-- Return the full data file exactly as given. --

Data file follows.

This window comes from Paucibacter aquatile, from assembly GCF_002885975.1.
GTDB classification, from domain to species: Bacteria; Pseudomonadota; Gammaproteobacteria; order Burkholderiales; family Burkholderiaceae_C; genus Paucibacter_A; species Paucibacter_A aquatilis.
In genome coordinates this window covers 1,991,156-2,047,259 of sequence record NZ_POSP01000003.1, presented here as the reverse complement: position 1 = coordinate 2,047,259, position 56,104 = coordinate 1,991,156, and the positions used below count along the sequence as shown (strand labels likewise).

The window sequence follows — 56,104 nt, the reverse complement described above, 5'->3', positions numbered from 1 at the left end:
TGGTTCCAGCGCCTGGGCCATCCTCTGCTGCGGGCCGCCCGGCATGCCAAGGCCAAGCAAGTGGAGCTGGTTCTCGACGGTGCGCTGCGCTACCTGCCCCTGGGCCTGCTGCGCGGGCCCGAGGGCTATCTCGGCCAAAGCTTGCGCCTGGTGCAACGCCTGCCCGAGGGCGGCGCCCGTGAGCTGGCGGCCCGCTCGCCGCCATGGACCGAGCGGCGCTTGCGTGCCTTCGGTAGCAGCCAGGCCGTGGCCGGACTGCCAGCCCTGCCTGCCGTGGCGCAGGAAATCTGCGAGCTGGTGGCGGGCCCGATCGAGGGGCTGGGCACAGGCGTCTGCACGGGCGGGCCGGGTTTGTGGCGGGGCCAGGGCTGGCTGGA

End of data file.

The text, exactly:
This window comes from Paucibacter aquatile, from assembly GCF_002885975.1.
GTDB classification, from domain to species: Bacteria; Pseudomonadota; Gammaproteobacteria; order Burkholderiales; family Burkholderiaceae_C; genus Paucibacter_A; species Paucibacter_A aquatilis.
In genome coordinates this window covers 1,991,156-2,047,259 of sequence record NZ_POSP01000003.1, presented here as the reverse complement: position 1 = coordinate 2,047,259, position 56,104 = coordinate 1,991,156, and the positions used below count along the sequence as shown (strand labels likewise).

The window sequence follows — 56,104 nt, the reverse complement described above, 5'->3', positions numbered from 1 at the left end:
TGGTTCCAGCGCCTGGGCCATCCTCTGCTGCGGGCCGCCCGGCATGCCAAGGCCAAGCAAGTGGAGCTGGTTCTCGACGGTGCGCTGCGCTACCTGCCCCTGGGCCTGCTGCGCGGGCCCGAGGGCTATCTCGGCCAAAGCTTGCGCCTGGTGCAACGCCTGCCCGAGGGCGGCGCCCGTGAGCTGGCGGCCCGCTCGCCGCCATGGACCGAGCGGCGCTTGCGTGCCTTCGGTAGCAGCCAGGCCGTGGCCGGACTGCCAGCCCTGCCTGCCGTGGCGCAGGAAATCTGCGAGCTGGTGGCGGGCCCGATCGAGGGGCTGGGCACAGGCGTCTGCACGGGCGGGCCGGGTTTGTGGCGGGGCCAGGGCTGGCTGGA